HC Deb 26 February 1900 vol 79 c1090

I beg to ask the First Lord of the Admiralty whether he is aware that foreign Governments prohibit the publication of the routes followed by their submarine cables, as, for example, in one of the agreements (specification as to manufacture of cable) between the Société Géné rate des Télégraphes Sous-marins and the French Government in reference to the cable between New Caledonia and Queensland; whether our own submarine cable lines are shown on the Admiralty charts, as, for instance, on those of Lisbon, Sierra Leone, and Delagoa Bay; and whether he will consider if it might be better in future cases to omit British cables, and to indicate them only, according to the practice of foreign Governments, on special private charts to be supplied to the commanders of men-of-war.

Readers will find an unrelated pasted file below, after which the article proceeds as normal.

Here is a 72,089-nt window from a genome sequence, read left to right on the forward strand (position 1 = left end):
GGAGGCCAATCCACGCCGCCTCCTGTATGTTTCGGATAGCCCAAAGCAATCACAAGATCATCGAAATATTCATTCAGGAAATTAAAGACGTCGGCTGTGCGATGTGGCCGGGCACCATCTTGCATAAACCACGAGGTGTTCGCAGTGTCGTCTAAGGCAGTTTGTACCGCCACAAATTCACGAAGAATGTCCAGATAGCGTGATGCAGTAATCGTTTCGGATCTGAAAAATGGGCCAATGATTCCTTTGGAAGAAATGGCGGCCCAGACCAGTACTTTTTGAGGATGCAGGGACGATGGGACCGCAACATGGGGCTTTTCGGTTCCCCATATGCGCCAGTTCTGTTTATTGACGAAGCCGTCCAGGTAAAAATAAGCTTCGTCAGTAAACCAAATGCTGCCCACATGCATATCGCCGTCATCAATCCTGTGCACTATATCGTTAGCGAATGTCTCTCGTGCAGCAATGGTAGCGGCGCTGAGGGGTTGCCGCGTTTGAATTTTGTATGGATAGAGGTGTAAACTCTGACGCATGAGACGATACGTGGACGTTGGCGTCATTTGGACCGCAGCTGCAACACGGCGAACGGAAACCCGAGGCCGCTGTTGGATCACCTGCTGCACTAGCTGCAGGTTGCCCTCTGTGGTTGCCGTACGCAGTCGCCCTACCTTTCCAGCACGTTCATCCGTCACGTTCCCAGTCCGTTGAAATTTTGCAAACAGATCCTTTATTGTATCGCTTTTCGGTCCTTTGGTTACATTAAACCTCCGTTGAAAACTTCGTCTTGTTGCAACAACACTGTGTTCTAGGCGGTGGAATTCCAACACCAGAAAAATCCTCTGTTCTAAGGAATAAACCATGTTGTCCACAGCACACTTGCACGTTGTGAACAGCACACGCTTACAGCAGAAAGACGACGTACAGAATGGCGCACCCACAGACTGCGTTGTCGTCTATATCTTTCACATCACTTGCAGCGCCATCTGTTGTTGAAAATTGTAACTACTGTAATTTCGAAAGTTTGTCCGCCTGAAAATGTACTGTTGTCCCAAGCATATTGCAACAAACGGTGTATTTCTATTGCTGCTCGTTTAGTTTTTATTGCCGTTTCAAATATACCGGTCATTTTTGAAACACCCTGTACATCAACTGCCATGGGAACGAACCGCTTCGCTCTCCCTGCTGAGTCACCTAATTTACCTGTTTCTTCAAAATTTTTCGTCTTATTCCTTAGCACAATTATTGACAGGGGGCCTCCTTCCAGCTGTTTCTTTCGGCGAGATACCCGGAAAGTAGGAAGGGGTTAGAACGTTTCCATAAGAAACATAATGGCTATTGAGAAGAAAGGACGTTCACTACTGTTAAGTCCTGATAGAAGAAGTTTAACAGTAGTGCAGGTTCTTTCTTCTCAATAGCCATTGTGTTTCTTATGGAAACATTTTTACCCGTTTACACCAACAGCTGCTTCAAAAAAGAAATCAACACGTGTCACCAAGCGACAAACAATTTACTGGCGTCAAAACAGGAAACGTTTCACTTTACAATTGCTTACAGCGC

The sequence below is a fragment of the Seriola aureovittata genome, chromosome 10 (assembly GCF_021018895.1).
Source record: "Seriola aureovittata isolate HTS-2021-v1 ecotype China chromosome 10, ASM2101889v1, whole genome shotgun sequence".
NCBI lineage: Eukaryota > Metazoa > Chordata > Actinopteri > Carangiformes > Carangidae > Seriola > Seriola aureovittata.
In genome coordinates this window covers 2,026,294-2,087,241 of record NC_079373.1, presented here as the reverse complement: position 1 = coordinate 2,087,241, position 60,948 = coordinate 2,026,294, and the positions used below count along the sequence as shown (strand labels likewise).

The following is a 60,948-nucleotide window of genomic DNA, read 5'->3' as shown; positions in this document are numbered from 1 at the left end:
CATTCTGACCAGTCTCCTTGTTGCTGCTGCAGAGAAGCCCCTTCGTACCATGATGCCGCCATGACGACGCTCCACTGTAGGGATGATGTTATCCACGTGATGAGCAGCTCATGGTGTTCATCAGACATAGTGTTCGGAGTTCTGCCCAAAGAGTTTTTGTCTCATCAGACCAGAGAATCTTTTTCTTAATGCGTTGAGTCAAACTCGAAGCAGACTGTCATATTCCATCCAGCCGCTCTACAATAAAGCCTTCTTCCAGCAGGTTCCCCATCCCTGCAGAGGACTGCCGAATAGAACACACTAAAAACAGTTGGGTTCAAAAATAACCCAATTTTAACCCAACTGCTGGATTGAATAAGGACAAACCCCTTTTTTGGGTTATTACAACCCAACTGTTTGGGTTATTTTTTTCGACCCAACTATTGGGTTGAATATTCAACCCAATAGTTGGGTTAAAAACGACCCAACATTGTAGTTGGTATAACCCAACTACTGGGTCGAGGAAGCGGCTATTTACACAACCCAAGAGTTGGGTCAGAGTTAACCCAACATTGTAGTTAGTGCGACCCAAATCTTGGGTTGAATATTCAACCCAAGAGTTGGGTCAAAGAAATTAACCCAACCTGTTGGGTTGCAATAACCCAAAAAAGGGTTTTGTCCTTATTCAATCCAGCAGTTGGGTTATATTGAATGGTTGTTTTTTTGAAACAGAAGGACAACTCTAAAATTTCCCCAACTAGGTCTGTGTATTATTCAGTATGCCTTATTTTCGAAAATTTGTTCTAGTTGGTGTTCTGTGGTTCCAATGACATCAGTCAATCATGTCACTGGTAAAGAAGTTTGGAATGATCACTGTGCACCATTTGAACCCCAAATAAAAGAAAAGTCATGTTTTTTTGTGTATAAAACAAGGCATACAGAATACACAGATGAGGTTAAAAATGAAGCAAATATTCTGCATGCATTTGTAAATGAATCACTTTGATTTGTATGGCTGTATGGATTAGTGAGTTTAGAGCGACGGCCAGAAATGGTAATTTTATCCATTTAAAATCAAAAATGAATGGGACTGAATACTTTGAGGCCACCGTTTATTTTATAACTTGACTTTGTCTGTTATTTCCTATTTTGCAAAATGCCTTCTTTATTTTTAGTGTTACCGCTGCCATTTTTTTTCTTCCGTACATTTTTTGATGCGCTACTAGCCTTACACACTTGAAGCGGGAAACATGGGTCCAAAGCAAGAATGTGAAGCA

The right hon. Baronet is under a misapprehension in thinking that telegraph cables are never marked on foreign charts. The same principle appears to govern the action of foreign Governments in this respect as has guided Admiralty action—namely, that whore there is more chance of interruption from ships anchoring over the cables than there is any advantage to be gained in Avar by attempting to conceal the position of the cables they are shown on the plans or charts of approaches to ports. On the plans mentioned in the question the cables are shown for the above reason. The action suggested in the last paragraph has already been taken for such stations as it appears desirable.